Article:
Issued 12 September 2010
Bob McDavitt's ideas for sailing around the South Pacific.
Disclaimer: Weather is a mix of pattern and chaos; these ideas are from the patterned world of weather maps, so please fine-tune to your place. Dates are in UTC unless otherwise stated.
I've been asked to supply some details about the strength of this La Nina... The Oceanic Nino Index ONI, which measures the difference from normal of Sea temperatures in the target area of the eastern equatorial Pacific (Steep) now has a 90 day funning mean of -0.6 == roughly the sea is on average that much cooler than its norm. The Atmospheric Southern Oscillation index SOI, taken from the pressure difference between Tahiti and Darwin, has a 90 day running mean of +1.64 (standard deviations). Both indicate moderate to strong La Nina conditions and the ocean and atmosphere are coupled in this.
South Pacific Convergence zone is beginning to return to normal now , showing up as bubbly convection over Papua New Guinea and Solomons, and as a shear zone of vertical convergence (a layer of trade winds near the surface topped by some vigorous W to SW winds) around Tokelau/Samoa to Tonga/Niue to Southern cooks/ Tuamotu.
The upper trough the marks the boundary of this shear zone is expected to drop to the surface around the Southern cooks/ Tahiti on Tue/Wed 14/15 Sep and then to move south-maybe-Southwest across the Southern Cooks Thu 16 to Sat 18 Sep. Anyone planning the west jump from Tahiti should take this into account - maybe delay a while.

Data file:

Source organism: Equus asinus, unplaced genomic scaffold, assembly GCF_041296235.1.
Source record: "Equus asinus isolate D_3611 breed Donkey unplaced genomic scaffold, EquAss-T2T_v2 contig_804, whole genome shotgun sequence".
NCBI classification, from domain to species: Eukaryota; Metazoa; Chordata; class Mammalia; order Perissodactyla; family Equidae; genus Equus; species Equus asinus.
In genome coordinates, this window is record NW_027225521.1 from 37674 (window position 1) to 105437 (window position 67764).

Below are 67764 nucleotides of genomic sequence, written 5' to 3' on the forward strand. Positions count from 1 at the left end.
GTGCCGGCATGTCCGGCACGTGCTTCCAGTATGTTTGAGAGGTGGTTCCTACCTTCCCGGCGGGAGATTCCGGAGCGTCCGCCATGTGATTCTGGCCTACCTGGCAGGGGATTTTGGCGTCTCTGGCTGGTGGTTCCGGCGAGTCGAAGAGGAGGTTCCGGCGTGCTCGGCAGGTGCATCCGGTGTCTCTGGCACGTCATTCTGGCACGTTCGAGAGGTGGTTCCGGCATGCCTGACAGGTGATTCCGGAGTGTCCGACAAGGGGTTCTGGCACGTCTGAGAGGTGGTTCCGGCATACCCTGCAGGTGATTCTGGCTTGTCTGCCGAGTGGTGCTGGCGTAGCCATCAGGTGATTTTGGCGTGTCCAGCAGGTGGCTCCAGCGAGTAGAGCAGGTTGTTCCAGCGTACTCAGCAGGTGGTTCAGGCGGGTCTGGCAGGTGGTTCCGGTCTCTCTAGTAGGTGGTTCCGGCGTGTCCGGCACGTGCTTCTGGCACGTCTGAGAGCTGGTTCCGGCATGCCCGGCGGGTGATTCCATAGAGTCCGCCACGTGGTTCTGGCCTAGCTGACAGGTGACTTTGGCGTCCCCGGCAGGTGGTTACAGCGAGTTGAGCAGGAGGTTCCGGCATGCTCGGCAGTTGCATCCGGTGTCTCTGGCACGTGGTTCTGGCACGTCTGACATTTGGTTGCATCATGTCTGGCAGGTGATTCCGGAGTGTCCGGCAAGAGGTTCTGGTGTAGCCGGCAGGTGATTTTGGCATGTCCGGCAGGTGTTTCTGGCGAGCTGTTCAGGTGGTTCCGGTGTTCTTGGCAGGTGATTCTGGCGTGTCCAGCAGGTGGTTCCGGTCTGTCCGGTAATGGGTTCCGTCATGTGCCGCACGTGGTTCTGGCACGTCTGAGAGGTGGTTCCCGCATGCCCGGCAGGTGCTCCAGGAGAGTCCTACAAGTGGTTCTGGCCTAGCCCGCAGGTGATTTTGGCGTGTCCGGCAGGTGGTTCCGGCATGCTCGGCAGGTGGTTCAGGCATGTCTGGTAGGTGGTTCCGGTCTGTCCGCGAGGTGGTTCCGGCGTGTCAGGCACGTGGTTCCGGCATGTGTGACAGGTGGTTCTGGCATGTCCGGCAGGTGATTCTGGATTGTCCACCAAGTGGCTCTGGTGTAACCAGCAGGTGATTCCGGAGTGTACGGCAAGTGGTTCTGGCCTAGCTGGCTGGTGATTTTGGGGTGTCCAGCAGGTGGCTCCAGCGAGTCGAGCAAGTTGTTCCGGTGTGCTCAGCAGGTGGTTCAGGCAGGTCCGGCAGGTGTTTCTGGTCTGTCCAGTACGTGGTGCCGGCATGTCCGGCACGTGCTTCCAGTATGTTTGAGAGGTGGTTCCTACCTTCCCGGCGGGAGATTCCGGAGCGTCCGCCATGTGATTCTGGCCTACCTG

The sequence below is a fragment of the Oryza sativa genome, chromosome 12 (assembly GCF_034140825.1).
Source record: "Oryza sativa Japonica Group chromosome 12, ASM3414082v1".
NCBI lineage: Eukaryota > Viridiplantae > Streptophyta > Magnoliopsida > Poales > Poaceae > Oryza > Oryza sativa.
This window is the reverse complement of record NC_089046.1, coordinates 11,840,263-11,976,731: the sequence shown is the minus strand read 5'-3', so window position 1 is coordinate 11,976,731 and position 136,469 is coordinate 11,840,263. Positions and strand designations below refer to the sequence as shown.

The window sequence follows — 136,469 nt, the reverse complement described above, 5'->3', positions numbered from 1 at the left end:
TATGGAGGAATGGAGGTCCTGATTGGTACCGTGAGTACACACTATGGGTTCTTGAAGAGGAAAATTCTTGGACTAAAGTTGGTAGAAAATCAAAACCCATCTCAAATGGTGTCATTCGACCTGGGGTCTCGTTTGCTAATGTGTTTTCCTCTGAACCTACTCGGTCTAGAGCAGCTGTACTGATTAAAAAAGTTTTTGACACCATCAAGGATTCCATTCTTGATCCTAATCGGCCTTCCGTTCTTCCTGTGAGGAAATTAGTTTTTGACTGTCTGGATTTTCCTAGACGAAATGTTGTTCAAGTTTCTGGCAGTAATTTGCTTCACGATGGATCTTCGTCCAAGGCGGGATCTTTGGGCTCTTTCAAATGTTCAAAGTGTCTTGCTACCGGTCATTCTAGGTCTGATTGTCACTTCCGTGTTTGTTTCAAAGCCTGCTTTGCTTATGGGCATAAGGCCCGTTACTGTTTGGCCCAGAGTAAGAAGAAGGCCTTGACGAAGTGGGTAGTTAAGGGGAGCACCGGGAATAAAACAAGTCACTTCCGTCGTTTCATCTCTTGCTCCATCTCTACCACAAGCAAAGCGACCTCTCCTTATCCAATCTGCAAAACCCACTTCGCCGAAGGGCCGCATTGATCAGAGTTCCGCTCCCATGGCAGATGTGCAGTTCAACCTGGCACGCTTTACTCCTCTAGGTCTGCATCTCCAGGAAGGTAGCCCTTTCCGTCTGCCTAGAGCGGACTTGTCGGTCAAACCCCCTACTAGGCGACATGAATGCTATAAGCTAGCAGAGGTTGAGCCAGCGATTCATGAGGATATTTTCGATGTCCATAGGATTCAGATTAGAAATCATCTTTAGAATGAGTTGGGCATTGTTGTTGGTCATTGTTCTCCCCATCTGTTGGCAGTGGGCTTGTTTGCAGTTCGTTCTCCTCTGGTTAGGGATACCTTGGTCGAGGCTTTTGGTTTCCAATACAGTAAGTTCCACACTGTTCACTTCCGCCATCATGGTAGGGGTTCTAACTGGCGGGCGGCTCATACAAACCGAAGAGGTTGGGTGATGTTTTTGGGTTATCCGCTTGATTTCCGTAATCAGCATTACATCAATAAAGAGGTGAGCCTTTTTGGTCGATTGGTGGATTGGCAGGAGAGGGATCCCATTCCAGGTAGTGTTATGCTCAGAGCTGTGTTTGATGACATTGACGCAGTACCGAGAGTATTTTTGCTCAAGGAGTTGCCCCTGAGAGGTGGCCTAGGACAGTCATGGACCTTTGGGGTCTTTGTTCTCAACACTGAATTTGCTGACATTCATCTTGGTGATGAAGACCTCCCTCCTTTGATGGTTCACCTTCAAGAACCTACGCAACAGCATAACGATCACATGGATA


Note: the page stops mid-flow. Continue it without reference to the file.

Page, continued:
The northern extension of a mid-latitude front that moved off North Island of NZ today is affecting New Caledonia tonight Sun 12 Sep, and should fade away over Kermadecs around Tue/Wed 14/15 Sep.
SUBTROPICAL RIDGE: STR
A BFH big fat high which is well supported aloft continues to dominate proceedings. Its central pressure is around 1038 tonight Sun 12 Sep near 36S 155W and should slowly wander east and ease to be around 1028 at 31S 133W this time next week 19 Sep. So the squash zone of enhanced easterly winds on its northern side is bringing vigorous easterly winds and rough seas between Tahiti and Niue - at least until that trough drops down around Tue 14 Sep, and even after that it will take a while for things to settle down.
Not the best week then for venturing westwards from Tahiti.
Next high cell in the subtropical ridge doesn't have much vertical support - it is budding off eastern Aussie now and will cross the northern Tasman Sea on Mon 13/Tue 14 Sept and fade over Kermadecs on wed 15/Thu 16 Sep.
The high after that is expected to wander east across the Aussie bight along 40/45S on Sat/Sun 18/19 Sep.. shovelling cold air from 55S to Tasmania .. not quite a polar blast but it'll be a wintery entrée to the equinox for SE Aussie.
A brief break on Monday and then another front on Tuesday 14 Sep UTC, with some heavy rain for western districts, and followed by a cold SW in southern districts.
After another brief break late Wednesday and then some roaring westerlies of spring, enhanced by a deep low in the southern ocean -- these should reach NZ for Thursday 16 and much of Friday 17 Sep, followed by cold SW flow on Sat/Sun 18/19 Sep.
So a voyage from Tonga to NZ departing early this week may encounter a weakening trough/ridge couplet around 30S and then some strong west to SW winds over Northland around 20 Sep, reasonably adventurous.